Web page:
When Distribution Network Operator took its 132kV transformer in North London out of service it was with the intention of scrapping it and replacing it with a new one.
When the delivery time for the new transformer failed to meet up with the project timings a decision was made to get the old transformer refilled with oil and pressed into service. The only problem was it had been empty of oil for several months and despite being inside a transformer housing it had clearly picked up some water from normal atmospheric breathing and needed some treatment before it could be energised and put back into service.
EOS were approached and asked for advice and the following vacuum / heat treatment was undertaken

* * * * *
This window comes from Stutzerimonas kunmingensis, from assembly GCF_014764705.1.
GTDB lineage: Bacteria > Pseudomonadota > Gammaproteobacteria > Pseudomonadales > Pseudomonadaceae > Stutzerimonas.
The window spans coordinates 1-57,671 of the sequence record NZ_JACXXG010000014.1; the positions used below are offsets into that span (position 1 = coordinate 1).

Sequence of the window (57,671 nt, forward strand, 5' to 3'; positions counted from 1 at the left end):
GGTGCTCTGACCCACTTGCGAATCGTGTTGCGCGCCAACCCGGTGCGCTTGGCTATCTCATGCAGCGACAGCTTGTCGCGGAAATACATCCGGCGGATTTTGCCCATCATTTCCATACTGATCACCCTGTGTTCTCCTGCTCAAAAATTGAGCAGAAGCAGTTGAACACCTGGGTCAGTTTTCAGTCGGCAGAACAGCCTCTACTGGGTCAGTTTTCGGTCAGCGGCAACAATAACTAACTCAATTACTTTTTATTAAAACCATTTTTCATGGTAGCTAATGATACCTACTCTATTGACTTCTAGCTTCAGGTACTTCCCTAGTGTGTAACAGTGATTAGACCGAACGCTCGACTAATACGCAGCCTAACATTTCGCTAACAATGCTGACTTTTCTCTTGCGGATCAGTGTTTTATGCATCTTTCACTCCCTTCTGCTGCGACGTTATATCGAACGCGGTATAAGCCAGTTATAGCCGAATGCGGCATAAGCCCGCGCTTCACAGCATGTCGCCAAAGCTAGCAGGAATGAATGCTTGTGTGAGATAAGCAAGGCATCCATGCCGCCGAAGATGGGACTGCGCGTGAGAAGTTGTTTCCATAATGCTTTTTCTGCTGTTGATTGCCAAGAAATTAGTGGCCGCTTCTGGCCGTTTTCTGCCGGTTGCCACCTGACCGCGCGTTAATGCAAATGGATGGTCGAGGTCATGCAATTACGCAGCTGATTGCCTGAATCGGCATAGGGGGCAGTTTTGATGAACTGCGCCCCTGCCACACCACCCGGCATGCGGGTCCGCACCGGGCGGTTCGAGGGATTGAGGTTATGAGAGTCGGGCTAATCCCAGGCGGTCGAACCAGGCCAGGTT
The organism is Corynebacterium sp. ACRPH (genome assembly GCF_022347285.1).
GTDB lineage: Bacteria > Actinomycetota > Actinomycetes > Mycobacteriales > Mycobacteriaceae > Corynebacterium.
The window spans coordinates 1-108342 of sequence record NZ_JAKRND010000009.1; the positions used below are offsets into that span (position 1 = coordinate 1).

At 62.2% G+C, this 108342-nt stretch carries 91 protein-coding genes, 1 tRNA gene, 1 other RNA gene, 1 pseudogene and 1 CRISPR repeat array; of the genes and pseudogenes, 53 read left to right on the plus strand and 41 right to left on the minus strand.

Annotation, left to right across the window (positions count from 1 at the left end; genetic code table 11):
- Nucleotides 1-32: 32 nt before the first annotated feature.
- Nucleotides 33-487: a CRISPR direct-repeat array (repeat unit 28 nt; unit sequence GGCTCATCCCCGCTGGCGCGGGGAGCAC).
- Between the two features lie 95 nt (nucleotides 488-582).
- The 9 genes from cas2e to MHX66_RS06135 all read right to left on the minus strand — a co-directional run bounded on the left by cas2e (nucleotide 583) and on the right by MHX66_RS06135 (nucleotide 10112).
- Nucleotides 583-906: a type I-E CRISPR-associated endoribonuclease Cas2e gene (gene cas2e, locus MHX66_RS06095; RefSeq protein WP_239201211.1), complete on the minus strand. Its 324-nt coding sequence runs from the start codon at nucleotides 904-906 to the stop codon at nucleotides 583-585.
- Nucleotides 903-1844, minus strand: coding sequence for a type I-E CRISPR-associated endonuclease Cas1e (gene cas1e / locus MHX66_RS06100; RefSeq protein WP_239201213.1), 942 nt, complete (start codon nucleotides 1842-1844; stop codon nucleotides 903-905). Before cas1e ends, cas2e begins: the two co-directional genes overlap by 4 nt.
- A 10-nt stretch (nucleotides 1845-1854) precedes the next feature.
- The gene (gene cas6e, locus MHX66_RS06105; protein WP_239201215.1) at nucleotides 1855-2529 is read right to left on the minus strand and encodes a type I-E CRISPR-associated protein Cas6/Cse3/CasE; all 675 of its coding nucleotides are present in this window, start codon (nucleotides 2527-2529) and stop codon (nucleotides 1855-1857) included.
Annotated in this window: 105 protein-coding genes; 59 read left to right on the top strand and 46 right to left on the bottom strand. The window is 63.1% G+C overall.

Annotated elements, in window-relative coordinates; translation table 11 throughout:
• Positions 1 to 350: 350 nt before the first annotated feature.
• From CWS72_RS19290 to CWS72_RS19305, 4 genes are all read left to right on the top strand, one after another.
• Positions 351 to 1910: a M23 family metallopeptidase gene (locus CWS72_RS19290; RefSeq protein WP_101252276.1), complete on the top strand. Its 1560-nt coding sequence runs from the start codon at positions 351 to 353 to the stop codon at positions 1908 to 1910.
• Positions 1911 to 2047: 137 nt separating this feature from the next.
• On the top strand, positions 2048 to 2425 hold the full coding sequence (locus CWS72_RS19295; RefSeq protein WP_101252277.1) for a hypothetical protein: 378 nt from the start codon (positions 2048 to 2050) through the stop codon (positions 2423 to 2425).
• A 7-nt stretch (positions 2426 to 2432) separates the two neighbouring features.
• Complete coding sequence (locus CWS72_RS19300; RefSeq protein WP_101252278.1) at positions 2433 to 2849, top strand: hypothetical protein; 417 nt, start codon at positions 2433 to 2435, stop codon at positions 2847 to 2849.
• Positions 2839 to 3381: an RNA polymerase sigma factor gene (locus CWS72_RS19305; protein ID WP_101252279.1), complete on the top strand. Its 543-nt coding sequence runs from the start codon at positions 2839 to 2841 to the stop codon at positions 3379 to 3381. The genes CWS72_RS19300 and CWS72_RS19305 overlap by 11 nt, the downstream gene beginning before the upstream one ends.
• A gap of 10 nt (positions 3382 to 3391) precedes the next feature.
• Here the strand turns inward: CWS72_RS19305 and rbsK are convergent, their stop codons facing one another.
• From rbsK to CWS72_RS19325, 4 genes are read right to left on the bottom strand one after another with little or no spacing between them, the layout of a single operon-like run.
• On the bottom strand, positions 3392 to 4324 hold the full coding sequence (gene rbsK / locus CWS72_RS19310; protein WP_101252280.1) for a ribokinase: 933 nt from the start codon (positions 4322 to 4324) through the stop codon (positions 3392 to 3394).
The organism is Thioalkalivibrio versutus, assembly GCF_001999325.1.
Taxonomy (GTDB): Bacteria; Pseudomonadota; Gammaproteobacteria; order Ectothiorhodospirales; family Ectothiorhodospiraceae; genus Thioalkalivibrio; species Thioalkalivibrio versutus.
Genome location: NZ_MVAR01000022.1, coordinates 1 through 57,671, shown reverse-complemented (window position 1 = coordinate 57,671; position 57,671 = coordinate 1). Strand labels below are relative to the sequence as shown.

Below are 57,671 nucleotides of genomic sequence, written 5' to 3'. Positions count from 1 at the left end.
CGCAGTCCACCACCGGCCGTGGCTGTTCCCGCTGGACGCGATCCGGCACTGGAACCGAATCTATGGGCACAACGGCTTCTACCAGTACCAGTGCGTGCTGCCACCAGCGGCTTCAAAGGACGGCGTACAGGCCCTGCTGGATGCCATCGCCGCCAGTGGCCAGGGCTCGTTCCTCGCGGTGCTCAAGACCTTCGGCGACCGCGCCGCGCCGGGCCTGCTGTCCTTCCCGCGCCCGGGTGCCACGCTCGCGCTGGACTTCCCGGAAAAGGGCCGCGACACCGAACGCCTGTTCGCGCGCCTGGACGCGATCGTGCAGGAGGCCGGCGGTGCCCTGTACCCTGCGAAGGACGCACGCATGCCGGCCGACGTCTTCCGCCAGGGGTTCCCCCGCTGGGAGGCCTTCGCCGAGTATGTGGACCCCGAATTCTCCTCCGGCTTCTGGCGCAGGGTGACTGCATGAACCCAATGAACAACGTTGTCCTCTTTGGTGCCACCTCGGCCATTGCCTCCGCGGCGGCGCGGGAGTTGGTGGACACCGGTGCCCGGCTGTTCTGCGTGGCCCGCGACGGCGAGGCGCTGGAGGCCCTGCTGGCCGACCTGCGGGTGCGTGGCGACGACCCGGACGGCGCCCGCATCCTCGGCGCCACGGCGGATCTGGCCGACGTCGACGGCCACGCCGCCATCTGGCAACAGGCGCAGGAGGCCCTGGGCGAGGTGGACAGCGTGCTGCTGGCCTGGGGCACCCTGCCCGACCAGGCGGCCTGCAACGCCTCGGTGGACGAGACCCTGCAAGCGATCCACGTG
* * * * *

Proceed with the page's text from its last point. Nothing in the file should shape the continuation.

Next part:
- Reclaimed transformer oil was put into the transformer through a Mobile Processing Unit
- Two days were spend circulating the oil through the MPU to raise the core temperature as high as possible –with lagging and the coolers isolated we got close to 80°C WTI
- The oil was drained into a standby Hold On Site tanker (circulated to keep hot and dry)and a vacuum immediately applied to the transformer main tank
- The vacuum, water removed and temperature were monitored for 12 hours and when the temperature fell to a pre-determined level the oil was replaced and step 2) repeated
- Vacuum applied as step 4
This was repeated for 3 -4 cycles when electrical tests confirmed that sufficient dryness had been obtained.
The transformer was put back into service till the replacement could be installed a year later.
To discuss this case study further, or to explore other drying options please contact Andy Bartram